The Feb. 25 India-Pakistan talks, while welcome, did not go well. The US must intervene in this South Asian rivalry to keep it from affecting the Afghanistan war.
The summit was Obama's last big chance at public persuasion on Democratic health care. Now he needs to cut a deal that will necessarily disappoint liberals in his party.
The Toyota recall and now its apology are reminders of the risk in pursuing market dominance and profit maximization. Wall Street is still learning the lesson of growth at any speed without regard to the safety of shaky mortgages.
Tension among alliance members compounds the challenge of the task at hand (Afghanistan) and a larger universe of threats for which NATO must prepare -- such as a nuclear Iran.
The Obama health care plan includes a policy shift toward price controls on insurance rates. That wouldn't be necessary if Congress first contained medical inflation.
It looked sincere, it sounded sincere, but only actions over time will give it the ring of authenticity.
A Pew study finds a $1 trillion gap in state obligations for pensions and health benefits of government workers. Rather than a federal bailout, many states need to follow the reforms of more frugal states.
Other countries that use the euro want to see proof that Greece is taking painful austerity measures before they spell out what a rescue might look like. It's a return to concern about 'moral hazard' -- which got trampled in the rescue of the US financial system.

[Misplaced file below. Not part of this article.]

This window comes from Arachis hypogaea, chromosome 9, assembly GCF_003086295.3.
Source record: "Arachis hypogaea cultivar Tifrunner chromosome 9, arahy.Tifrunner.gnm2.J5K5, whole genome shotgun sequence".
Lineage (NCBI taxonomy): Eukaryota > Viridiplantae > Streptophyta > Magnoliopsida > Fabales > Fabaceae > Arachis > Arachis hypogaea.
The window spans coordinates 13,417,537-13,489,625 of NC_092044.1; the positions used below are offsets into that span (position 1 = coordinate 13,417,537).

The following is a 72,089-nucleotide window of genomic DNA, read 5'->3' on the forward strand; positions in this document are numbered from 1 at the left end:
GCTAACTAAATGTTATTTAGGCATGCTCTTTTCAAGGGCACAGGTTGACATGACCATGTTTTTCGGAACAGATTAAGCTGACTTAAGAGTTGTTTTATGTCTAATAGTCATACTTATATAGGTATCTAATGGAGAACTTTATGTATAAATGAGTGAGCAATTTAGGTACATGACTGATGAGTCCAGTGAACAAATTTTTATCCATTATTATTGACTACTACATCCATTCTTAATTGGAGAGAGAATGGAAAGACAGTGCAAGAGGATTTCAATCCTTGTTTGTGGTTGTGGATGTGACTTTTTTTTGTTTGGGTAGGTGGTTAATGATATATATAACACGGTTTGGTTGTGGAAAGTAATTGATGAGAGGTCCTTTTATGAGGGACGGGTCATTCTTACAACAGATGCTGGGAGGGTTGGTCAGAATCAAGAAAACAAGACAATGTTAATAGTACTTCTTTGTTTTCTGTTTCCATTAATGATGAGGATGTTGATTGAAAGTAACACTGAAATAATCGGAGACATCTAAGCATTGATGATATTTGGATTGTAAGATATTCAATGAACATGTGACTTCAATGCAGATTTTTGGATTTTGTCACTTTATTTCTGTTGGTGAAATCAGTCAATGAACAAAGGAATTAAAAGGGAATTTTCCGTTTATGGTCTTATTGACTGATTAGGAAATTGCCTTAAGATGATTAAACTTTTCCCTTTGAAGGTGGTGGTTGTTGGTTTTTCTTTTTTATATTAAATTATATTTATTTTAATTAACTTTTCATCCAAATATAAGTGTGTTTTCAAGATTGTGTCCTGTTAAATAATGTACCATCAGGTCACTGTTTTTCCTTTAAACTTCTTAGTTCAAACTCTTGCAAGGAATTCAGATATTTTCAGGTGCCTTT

Obama's 2011 deadline for a US pullout has pushed Pakistan, India, and Afghanistan into action. The capture of Taliban commander Baradar fits into a contest for influence.
The unity government that joined strongman Robert Mugabe with democrat Morgan Tsvangirai a year ago has lasted longer and accomplished more than many people expected. But it's in trouble, and needs a push from neighbor South Africa.
Financial markets are alarmed by the public spending binge in Greece, causing a slide in the euro. The lesson is basic: Countries with high deficits, including the US, must get their fiscal house in order.
Iranian opposition hits the streets in face of shah-like brutality and pro-government rallies. Khamenei's tactics only highlight his illegitimacy.
The use of 'service learning,' unlike general volunteering, connects good deeds to academic work. Students engage the real world, and stay in school.
The Prius recall by Toyota is another wake-up call for the Japanese to shift their corporations, government, and society to a new economic strategy.
The likely presidential winner, Viktor Yanukovich, was once the villain of the 'Orange Revolution.' He needs to bridge deep divisions at home and abroad -- and revive a badly beaten economy.
Of everyone in Washington, he’s in the best position to move Republicans and Democrats toward solutions, especially on jobs.
Revenue-hungry states are asking why Congress bans sports betting. Their attempts to repeal a 1992 law must be resisted. Sports must not be corrupted by gambling.
Consistent pressure from US safety officials finally pushed Toyota into recalls and halting sales of potentially dangerous vehicles.
His emphasis on incentives may win over critics. But that effort won’t be worth it if he also waters down standards with new ‘college and career readiness’ benchmarks.
The White House shifts from conciliatory diplomacy to get-tough actions, notably in arms sales to Taiwan and in stiffer sanctions on Iran for its nuclear deceit. Obama can no longer appear to be weak, but then again, there are risks to adopting a confrontational style.